Oregon Woman

Nafisa Fai Is a Groundbreaker, in More Ways Than One

“We have a right to represent our community, to show the power of diversity. There is nothing scary about representation. There is power in it."

By Julia Silverman March 27, 2021 Published in the Spring 2021 issue of Portland Monthly

Image: Michael Novak

Growing up in a sprawling Kenyan refugee camp after fleeing war-gripped Somalia, Nafisa Fai remembers clinging to a hope that her family would be resettled somewhere safe, to begin again. During long months of waiting, she learned to crochet, a hobby that stuck. Now, as the first Black female and Muslim refugee ever elected to the Washington County Board of Commissioners, she can be spotted at her new job in her own hand-crocheted hijabs, a reminder of where she’s been, and a can’t-miss-it symbol of who she is now.

“I can’t hide my ethnicity and my race,” she says. “I am a visibly Muslim person. I wear a hijab on my head. I ran on a progressive platform to bring lived experience (to bear).”

To outsiders, Fai’s election might have merited a double take; Washington County, after all, is the clubby, placid-seeming home to Nike, Intel, PGA Tour–level golf courses, and cul-de-sacs aplenty. But over the past two decades, with its population increasing, the county has become the metro area’s most diverse and has moved further to the left, helping to cement Oregon’s perch among the deep blue states.

Fai faced off in the general election against a more conservative, white, male opponent who warned voters she would bring a Portland-like perspective to Washington County, to its detriment.

“The fact that I haven’t been speaking English all my life was used against me. The fact that I wasn’t born here was used against me. The fact that I come from poverty was used against me,” she says. “It has always seemed like you have to have so much money to run for office. [I thought,] how am I going to raise money? I don’t have a single rich friend.”

She learned, she says, even a $5 donation was a win, especially when it came from the county’s tight-knit refugee community, which dug deep for her, phone- and text-banked, and ultimately, turned out to vote in high numbers.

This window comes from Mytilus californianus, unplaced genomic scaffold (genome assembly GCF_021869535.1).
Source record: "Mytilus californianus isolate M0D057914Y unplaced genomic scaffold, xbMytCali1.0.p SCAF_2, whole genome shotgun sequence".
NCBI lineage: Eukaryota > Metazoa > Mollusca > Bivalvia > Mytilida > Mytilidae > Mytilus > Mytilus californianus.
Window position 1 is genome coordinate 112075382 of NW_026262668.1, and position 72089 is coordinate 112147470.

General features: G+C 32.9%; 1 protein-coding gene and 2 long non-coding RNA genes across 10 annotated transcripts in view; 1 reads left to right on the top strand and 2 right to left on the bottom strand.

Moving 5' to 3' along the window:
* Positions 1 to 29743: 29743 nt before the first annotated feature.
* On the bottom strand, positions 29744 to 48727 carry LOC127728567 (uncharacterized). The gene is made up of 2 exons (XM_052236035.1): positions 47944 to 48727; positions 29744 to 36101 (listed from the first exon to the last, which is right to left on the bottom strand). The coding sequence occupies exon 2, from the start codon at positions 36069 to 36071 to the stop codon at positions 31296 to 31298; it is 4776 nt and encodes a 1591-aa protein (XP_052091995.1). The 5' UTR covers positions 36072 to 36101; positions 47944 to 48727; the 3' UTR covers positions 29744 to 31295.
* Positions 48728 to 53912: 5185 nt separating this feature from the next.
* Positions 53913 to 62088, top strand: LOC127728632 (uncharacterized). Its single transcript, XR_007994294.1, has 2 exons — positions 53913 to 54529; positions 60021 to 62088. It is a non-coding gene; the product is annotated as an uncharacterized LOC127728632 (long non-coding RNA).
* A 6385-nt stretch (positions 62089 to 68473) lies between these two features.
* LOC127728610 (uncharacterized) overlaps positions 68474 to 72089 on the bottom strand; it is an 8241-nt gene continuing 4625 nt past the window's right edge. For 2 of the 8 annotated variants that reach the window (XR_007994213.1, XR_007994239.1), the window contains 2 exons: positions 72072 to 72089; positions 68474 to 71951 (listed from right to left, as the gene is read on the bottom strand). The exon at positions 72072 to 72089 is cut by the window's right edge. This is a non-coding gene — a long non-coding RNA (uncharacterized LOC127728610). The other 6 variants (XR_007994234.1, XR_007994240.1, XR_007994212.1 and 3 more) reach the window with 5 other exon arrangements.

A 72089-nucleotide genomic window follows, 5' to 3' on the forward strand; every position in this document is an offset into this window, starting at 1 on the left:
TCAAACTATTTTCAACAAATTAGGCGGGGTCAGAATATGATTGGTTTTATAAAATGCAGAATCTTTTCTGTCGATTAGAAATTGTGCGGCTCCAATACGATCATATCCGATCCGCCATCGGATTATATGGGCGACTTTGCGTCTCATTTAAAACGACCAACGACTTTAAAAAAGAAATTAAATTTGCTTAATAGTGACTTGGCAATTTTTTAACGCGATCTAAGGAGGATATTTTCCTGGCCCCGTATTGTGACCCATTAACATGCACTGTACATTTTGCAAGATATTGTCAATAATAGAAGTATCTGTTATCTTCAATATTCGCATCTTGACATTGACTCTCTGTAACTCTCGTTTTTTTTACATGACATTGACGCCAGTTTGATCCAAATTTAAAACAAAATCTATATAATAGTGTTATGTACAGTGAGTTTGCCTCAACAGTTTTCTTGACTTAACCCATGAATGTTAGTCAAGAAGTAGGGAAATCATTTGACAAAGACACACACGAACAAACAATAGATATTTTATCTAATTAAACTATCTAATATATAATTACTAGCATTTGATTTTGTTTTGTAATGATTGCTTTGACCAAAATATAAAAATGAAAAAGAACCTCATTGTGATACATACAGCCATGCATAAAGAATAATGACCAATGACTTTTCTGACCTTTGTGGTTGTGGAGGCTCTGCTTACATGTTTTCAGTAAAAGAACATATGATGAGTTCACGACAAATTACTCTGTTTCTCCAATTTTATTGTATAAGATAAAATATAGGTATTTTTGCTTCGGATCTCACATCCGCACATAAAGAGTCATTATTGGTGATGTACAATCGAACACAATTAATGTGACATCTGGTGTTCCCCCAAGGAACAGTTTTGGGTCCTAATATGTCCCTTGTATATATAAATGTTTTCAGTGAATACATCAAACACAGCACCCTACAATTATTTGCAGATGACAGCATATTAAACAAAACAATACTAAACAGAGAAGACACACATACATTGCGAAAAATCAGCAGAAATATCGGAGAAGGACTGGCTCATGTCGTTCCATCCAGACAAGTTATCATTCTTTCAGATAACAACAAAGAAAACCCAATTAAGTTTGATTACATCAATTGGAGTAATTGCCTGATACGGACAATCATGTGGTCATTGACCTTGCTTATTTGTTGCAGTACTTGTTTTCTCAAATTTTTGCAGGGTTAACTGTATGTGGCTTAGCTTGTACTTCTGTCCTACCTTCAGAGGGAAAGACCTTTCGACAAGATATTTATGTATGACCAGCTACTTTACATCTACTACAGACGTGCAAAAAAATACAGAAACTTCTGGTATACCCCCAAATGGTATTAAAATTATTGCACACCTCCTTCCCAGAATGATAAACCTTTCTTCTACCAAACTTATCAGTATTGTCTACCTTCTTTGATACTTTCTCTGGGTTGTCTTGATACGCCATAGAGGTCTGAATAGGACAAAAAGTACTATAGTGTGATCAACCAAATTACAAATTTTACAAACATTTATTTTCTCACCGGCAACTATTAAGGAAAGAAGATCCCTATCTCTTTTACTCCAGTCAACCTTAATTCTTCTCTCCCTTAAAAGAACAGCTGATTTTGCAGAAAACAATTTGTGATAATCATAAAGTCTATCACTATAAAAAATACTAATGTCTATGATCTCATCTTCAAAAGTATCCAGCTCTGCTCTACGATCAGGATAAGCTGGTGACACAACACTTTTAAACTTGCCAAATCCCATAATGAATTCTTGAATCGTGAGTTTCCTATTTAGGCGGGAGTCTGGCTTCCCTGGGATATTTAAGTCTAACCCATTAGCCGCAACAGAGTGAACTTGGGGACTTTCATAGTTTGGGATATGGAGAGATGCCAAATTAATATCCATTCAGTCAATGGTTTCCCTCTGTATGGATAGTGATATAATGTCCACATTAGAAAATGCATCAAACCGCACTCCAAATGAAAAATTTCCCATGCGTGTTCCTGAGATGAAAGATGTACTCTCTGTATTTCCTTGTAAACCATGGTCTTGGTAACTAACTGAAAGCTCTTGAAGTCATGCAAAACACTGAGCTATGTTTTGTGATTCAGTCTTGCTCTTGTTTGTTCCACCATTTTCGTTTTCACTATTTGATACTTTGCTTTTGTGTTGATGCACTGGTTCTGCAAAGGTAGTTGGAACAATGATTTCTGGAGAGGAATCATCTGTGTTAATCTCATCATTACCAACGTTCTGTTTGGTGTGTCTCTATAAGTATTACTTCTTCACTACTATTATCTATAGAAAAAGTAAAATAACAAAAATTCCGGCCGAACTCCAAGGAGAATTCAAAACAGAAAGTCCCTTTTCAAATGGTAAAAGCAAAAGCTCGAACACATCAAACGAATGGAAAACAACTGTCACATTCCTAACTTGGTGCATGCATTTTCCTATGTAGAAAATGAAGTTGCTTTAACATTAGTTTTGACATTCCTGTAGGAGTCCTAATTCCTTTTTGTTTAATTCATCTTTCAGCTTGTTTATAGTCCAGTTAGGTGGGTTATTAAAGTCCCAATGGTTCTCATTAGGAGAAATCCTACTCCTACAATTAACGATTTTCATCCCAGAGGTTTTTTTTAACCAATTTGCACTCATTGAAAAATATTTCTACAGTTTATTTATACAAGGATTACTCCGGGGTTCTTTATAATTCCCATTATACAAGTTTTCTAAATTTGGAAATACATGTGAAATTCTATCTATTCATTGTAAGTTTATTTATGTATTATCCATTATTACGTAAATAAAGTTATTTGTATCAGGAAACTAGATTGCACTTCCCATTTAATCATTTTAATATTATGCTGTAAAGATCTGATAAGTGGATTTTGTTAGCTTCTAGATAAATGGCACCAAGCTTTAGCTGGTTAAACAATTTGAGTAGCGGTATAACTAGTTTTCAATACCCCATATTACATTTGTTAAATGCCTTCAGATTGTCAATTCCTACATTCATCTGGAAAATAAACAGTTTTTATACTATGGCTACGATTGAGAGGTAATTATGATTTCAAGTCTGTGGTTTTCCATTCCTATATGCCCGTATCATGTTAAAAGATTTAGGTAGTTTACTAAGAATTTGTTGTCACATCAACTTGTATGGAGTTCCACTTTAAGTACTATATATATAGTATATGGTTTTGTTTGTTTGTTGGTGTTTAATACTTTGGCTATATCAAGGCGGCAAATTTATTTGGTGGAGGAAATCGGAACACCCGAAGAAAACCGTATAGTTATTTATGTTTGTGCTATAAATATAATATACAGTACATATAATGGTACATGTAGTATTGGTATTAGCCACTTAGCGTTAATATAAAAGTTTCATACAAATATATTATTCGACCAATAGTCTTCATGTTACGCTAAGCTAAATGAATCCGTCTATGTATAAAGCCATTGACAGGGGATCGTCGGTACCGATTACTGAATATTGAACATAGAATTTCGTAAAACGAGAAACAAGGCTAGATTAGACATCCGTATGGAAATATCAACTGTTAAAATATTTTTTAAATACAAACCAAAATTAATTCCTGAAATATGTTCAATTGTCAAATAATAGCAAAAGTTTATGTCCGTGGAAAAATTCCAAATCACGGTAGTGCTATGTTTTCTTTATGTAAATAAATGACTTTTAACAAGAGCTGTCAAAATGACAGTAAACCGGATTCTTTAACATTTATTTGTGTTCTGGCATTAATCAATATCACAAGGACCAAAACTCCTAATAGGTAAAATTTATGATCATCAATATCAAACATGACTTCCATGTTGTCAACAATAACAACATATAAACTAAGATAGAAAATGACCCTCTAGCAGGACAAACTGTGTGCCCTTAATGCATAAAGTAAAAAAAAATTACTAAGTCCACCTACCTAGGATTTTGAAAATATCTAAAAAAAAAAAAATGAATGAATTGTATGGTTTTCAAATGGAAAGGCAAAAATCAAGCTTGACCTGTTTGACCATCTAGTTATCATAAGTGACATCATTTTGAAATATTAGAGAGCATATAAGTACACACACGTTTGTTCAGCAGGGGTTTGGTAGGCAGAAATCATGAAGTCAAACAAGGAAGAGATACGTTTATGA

During those months of phone-banking, there were voters who would hear Fai’s name and suggest she should “return to her own country,” says Lamar Wise, local coordinator for the AFSCME Council 75 union and a cofounder of Washington County Ignite, a nonprofit that supports emerging progressives there.

Ultimately, Fai captured nearly 58 percent of the vote. Wise says her public health background fit the moment: she started her career as a lab tech at the American Red Cross before jumping to the Multnomah County Health Department and most recently managed contact tracing programs in Washington County. “As we go into the phase of vaccines being rolled out and how resources will be distributed, the logistics, I think her experience will shine,” Wise says.

The candidate also had some friends in high places, like Oregon Labor Commissioner Val Hoyle, who championed Fai throughout her campaign (and recalls bucking her up at low points, telling her to cry it out, yes, and then go call more voters).

“Because of her experiences, she has very clear values, understands what her positions are, and is able to communicate them in a way that other people can hear her,” says Hoyle.

In office, Fai has pledged to focus on affordable housing—a former public housing resident herself, she’s a firm believer in the transformative power of owning your own home. The mother of three children under the age of 5, including one born during her campaign, she says she’s looking forward to “normalizing” motherhood in politics and encouraging more civic participation by parents and kids alike. Among them, she says, could be kids like she was back in Kenya, in between homes, dreaming of their turn.

“BIPOC communities have every right to be part of this political leadership,” she says. “We have a right to represent our community, to show the power of diversity. There is nothing scary about representation. There is power in it."

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